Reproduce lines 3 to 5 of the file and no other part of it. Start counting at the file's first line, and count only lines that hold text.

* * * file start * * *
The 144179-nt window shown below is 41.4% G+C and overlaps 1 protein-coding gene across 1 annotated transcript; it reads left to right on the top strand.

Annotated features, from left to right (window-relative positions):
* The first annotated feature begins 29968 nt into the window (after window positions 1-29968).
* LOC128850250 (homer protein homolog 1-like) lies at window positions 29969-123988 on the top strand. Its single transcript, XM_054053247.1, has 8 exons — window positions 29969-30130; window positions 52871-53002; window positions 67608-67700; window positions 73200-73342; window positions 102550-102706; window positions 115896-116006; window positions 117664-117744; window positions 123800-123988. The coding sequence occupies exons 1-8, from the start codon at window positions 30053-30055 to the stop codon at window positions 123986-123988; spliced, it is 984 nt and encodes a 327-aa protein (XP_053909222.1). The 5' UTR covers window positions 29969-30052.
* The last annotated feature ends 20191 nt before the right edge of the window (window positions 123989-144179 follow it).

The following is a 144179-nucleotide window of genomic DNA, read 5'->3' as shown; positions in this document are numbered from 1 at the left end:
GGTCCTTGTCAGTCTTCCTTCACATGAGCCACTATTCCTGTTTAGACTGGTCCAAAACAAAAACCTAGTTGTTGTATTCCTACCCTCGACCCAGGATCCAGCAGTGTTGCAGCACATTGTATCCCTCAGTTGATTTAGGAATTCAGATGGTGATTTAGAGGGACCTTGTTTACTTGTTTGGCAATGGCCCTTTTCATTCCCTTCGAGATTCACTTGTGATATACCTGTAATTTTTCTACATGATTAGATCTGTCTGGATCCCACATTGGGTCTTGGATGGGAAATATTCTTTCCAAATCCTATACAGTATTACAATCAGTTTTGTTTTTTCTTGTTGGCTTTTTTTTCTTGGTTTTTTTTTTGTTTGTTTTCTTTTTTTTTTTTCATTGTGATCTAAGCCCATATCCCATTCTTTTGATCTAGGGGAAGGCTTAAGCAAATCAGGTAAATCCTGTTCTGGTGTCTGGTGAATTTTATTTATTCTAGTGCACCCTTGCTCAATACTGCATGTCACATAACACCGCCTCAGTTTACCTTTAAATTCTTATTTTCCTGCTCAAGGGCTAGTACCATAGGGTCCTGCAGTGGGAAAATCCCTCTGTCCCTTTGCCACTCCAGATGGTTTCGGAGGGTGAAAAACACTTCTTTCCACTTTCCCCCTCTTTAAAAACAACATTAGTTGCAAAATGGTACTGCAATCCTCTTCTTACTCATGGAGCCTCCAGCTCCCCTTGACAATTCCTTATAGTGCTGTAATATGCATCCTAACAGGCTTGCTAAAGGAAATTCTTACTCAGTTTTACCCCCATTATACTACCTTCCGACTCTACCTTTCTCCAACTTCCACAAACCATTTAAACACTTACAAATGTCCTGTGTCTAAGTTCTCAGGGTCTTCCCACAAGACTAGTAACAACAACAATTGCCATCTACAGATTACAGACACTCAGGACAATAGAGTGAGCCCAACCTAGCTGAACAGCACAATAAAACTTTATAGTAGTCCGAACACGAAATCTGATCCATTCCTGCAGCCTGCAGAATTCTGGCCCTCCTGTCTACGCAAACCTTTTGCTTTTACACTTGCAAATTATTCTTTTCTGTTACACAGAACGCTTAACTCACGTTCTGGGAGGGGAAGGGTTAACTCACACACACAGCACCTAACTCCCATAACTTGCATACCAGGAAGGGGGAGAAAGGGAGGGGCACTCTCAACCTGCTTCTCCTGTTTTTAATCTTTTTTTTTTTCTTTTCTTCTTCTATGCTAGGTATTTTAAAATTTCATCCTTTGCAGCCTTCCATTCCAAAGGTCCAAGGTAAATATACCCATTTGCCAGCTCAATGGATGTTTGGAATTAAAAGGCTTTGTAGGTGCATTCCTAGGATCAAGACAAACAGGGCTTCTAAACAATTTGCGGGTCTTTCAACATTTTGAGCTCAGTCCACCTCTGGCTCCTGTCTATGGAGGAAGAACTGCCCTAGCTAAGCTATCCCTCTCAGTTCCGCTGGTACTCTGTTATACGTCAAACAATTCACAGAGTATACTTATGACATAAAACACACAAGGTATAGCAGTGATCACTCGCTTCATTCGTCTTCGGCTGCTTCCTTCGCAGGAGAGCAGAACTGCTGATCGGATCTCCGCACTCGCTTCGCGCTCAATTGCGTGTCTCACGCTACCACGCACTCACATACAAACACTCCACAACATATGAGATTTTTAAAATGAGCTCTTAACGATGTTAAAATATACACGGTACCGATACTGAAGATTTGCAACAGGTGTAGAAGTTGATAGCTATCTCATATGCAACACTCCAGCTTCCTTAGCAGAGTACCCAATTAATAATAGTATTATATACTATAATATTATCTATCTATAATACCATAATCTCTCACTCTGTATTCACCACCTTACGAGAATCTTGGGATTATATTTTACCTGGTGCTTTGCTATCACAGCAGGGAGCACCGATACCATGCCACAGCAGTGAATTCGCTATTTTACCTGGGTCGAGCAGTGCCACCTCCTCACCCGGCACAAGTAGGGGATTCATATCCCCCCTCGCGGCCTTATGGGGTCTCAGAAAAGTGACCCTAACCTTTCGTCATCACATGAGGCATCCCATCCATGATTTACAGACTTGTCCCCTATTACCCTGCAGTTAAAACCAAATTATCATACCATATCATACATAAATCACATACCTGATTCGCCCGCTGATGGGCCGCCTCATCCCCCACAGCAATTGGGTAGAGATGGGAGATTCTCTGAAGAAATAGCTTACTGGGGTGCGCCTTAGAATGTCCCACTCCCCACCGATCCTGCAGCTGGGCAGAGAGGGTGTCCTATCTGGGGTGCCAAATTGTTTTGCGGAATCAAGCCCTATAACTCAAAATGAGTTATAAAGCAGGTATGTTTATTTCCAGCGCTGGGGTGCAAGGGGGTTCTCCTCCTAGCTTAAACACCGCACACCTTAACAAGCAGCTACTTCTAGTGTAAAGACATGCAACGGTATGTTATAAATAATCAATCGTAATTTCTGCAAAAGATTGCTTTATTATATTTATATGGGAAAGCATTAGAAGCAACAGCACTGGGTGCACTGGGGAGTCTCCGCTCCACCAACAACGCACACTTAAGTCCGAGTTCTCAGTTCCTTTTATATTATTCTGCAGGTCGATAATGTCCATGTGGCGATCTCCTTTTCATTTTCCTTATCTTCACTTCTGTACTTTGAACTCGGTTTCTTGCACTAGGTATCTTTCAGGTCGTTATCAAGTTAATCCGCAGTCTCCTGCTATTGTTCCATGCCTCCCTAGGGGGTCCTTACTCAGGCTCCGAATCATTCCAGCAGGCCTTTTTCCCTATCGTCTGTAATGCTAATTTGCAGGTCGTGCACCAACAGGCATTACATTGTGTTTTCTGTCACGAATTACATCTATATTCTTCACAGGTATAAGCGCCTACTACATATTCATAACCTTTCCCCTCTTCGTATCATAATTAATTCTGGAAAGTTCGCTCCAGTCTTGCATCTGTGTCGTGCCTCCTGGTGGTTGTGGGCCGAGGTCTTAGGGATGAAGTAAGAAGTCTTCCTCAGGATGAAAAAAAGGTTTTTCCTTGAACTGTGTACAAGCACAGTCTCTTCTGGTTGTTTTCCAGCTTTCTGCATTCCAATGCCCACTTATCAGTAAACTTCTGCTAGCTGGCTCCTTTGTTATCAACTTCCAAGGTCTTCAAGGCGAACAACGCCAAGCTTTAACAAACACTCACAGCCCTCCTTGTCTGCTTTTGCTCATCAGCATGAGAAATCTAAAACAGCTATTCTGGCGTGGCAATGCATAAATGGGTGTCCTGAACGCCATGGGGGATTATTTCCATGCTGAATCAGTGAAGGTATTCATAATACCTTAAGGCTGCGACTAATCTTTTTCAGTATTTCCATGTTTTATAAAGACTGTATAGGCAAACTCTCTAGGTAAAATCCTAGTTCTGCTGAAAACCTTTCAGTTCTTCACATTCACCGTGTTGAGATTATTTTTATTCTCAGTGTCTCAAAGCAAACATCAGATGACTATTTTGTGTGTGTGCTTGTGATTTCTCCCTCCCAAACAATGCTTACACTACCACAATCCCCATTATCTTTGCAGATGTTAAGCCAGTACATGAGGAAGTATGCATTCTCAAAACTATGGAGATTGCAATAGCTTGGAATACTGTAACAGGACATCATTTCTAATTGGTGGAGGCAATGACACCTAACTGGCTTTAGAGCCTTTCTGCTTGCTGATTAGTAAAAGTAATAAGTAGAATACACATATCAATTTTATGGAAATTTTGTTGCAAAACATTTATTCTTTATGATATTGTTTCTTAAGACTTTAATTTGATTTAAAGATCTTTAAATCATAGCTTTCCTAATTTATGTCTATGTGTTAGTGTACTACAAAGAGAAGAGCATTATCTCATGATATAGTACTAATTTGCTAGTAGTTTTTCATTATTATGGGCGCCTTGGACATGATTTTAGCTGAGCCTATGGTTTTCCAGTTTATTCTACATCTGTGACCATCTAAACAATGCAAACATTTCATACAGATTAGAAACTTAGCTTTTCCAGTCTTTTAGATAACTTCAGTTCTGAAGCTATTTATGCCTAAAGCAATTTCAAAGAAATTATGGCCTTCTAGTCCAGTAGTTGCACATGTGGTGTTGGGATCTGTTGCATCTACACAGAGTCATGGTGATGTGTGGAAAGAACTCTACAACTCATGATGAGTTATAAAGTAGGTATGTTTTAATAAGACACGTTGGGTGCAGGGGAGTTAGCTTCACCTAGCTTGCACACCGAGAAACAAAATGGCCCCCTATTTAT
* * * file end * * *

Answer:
* The first annotated feature begins 29968 nt into the window (after window positions 1-29968).
* LOC128850250 (homer protein homolog 1-like) lies at window positions 29969-123988 on the top strand. Its single transcript, XM_054053247.1, has 8 exons — window positions 29969-30130; window positions 52871-53002; window positions 67608-67700; window positions 73200-73342; window positions 102550-102706; window positions 115896-116006; window positions 117664-117744; window positions 123800-123988. The coding sequence occupies exons 1-8, from the start codon at window positions 30053-30055 to the stop codon at window positions 123986-123988; spliced, it is 984 nt and encodes a 327-aa protein (XP_053909222.1). The 5' UTR covers window positions 29969-30052.
* The last annotated feature ends 20191 nt before the right edge of the window (window positions 123989-144179 follow it).